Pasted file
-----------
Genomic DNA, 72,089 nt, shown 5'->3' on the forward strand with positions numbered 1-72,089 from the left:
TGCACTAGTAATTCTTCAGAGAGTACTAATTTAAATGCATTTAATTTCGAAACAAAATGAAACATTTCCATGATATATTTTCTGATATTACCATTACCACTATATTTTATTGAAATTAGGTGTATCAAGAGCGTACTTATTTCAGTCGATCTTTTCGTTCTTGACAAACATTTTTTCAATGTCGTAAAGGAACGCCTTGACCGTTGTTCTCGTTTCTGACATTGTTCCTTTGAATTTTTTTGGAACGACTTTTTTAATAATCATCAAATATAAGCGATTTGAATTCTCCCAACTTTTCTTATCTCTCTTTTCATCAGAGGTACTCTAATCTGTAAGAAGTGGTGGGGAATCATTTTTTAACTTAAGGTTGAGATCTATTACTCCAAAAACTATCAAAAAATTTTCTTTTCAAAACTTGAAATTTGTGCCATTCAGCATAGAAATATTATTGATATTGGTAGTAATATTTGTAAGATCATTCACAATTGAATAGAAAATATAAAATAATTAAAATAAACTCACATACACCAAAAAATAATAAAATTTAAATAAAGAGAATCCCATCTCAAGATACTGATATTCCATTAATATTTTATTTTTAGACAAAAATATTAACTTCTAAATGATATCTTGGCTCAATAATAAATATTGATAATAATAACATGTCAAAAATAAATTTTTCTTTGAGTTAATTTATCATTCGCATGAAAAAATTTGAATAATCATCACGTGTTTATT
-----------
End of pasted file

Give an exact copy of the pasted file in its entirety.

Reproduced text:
Genomic DNA, 72,089 nt, shown 5'->3' on the forward strand with positions numbered 1-72,089 from the left:
TGCACTAGTAATTCTTCAGAGAGTACTAATTTAAATGCATTTAATTTCGAAACAAAATGAAACATTTCCATGATATATTTTCTGATATTACCATTACCACTATATTTTATTGAAATTAGGTGTATCAAGAGCGTACTTATTTCAGTCGATCTTTTCGTTCTTGACAAACATTTTTTCAATGTCGTAAAGGAACGCCTTGACCGTTGTTCTCGTTTCTGACATTGTTCCTTTGAATTTTTTTGGAACGACTTTTTTAATAATCATCAAATATAAGCGATTTGAATTCTCCCAACTTTTCTTATCTCTCTTTTCATCAGAGGTACTCTAATCTGTAAGAAGTGGTGGGGAATCATTTTTTAACTTAAGGTTGAGATCTATTACTCCAAAAACTATCAAAAAATTTTCTTTTCAAAACTTGAAATTTGTGCCATTCAGCATAGAAATATTATTGATATTGGTAGTAATATTTGTAAGATCATTCACAATTGAATAGAAAATATAAAATAATTAAAATAAACTCACATACACCAAAAAATAATAAAATTTAAATAAAGAGAATCCCATCTCAAGATACTGATATTCCATTAATATTTTATTTTTAGACAAAAATATTAACTTCTAAATGATATCTTGGCTCAATAATAAATATTGATAATAATAACATGTCAAAAATAAATTTTTCTTTGAGTTAATTTATCATTCGCATGAAAAAATTTGAATAATCATCACGTGTTTATT